Kidney International, June 1995, Vol.47(6), pp.1677-1681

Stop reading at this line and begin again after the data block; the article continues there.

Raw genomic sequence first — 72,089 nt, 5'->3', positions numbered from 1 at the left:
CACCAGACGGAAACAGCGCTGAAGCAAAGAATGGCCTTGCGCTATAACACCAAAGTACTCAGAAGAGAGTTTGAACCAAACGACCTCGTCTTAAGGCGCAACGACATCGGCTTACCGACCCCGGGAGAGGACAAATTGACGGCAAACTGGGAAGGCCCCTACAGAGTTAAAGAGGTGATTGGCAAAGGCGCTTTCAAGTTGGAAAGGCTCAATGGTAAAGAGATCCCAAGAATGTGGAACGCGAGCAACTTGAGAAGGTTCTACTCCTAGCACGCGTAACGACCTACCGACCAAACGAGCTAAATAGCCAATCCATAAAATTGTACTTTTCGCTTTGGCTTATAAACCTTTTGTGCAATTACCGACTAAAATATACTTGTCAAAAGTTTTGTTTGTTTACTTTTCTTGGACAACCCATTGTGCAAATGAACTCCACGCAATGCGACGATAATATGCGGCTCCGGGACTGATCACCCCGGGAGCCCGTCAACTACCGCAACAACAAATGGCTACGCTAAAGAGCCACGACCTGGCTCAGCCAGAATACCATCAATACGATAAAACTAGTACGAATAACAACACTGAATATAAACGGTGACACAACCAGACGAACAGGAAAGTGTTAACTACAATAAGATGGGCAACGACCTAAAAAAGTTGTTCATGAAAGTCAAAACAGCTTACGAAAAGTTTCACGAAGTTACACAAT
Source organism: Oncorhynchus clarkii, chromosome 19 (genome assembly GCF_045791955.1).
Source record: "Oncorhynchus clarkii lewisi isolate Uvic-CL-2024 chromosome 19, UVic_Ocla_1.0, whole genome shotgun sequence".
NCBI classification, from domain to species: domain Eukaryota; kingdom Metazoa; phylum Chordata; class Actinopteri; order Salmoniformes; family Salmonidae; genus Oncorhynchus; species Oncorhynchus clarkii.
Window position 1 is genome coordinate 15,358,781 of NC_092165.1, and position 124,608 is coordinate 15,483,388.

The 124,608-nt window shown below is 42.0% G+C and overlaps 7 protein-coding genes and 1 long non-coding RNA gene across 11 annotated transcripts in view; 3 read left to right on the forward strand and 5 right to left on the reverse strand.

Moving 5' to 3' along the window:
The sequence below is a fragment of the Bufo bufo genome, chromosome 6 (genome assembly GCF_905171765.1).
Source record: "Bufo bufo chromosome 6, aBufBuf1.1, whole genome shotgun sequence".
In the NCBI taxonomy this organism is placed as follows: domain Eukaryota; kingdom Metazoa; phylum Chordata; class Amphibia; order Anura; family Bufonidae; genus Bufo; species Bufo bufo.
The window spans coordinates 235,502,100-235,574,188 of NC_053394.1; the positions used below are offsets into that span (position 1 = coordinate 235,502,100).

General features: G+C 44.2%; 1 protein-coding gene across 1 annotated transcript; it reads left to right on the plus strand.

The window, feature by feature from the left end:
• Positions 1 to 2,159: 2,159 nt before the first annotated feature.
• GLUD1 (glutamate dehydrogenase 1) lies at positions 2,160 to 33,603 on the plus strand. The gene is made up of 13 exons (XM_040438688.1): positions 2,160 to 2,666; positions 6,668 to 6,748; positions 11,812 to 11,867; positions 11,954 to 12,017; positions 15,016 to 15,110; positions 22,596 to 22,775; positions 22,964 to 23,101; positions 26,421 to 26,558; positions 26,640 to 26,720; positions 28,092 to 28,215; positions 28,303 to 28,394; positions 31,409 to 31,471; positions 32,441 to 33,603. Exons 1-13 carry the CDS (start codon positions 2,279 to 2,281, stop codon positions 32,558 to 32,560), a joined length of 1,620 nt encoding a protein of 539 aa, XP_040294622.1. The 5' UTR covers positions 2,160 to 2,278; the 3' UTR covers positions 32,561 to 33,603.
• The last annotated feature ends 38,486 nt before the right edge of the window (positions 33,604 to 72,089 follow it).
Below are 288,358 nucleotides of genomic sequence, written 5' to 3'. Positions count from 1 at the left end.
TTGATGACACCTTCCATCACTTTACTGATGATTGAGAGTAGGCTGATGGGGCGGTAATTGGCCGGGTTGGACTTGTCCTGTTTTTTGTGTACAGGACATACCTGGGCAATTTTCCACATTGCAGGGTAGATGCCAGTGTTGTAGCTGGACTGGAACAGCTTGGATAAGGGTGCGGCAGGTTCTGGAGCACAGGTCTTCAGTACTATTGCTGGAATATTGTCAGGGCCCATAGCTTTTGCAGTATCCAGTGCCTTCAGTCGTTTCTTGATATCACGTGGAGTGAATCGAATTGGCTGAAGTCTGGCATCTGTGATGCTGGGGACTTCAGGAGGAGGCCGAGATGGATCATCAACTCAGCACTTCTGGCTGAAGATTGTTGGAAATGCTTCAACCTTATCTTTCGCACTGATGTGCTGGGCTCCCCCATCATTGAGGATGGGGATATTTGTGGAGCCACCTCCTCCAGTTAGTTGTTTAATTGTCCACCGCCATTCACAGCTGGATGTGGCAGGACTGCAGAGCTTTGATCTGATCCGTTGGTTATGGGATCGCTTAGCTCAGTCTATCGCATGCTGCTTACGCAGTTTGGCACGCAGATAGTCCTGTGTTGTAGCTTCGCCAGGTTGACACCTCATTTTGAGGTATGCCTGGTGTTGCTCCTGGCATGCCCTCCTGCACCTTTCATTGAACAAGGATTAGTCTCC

rBAT, a protein which is located in the brush border membranes of intestine and renal proximal tubule cells, was recently shown to induce electrogenic countertransport of neutral and dibasic amino acids after its expression in Xenopus oocytes. Here, we studied the effects of heavy metals on rBAT induced amino acid transport in Xenopus oocytes to clarify a possible involvement of rBAT in heavy metal-induced aminoaciduria. The heavy metals Hg2+ and Pb2+ inhibited rBAT-induced amino acid transport with a different profile of action. The Pb2+ mediated inhibition occurred rapidly upon superfusion and was readily reversible upon washout. The maximal inhibition caused by Pb2+ was about 50% of the amino acid-induced currents at an apparent affinity (Km) of about 10 microM. In contrast, the Hg(2+)-mediated inhibition occurred rather slowly, depending on its concentration, and was not reversible during washout with control solution. However, the Hg(2+)-mediated amino acid transport inhibition could be reversed with Hg2+ chelating agents and reducing compounds. Other oxidative agents, such as the membrane permeable 2,2'-Dithio-bis(5-Nitropyridine) (DTNP), but not the membrane impermeable 5,5'-Dithio-bis (2-Nitrobenzoic acid) (DTNB), mimicked the effect of Hg2+, and their effect could similarly be reversed with 2,3-Dihydroxybutane-1,4-dithiol (DTE). In conclusion, Pb2+ and Hg2+ inhibit rBAT-induced amino acid transport in a noncompetitive, allosteric fashion. Blockade of rBAT-induced amino acid transport may be involved in aminoaciduria following mercury or lead intoxication.
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